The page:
We describe how motion of either the infant or of objects in the world makes it possible for infants to solve a number of tasks involving occlusion. The influence of motion is seen at different levels in visual processing. First, there is evidence that young infants exploit lawful transformations in the retinal projection to perceive surface boundaries, the relative depth of surfaces at a boundary, figure-ground relations, and the invariant shape of an object that is being occluded. Second, young infants use the common motion, in three-dimensional space, of the visible parts of a partially occluded object as information for the unity of the object. In contrast to the early development of these abilities, recent work suggests that it is not until the end of the first year of life that infants are able to integrate successive partial views of an object into a unified representation.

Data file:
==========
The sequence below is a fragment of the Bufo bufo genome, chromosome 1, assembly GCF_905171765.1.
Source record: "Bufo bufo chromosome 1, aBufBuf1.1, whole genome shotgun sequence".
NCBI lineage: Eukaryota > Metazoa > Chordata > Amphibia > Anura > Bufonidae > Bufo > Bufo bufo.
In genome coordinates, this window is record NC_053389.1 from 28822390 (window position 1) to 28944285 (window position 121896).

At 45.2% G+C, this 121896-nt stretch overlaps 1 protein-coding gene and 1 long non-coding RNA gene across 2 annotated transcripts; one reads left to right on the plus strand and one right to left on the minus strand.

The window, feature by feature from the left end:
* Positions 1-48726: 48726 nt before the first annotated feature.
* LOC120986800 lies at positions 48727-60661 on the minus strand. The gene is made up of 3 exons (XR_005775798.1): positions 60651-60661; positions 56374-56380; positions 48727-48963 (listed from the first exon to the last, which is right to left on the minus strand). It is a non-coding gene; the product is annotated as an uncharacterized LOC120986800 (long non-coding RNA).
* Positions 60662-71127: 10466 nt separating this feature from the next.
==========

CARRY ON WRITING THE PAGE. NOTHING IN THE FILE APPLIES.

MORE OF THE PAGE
Bibliographical noteFunding Information:
This work was supported by NICHHD grant HD-07205-10 and by a dissertation fellowship from the University of Minnesota, awarded to the first author. We would like to thank Ann Benson, Kristin Krueger, Paula Nelson, Leesa Slater, and Brenda Talbot for their assistance in collecting the data reported here.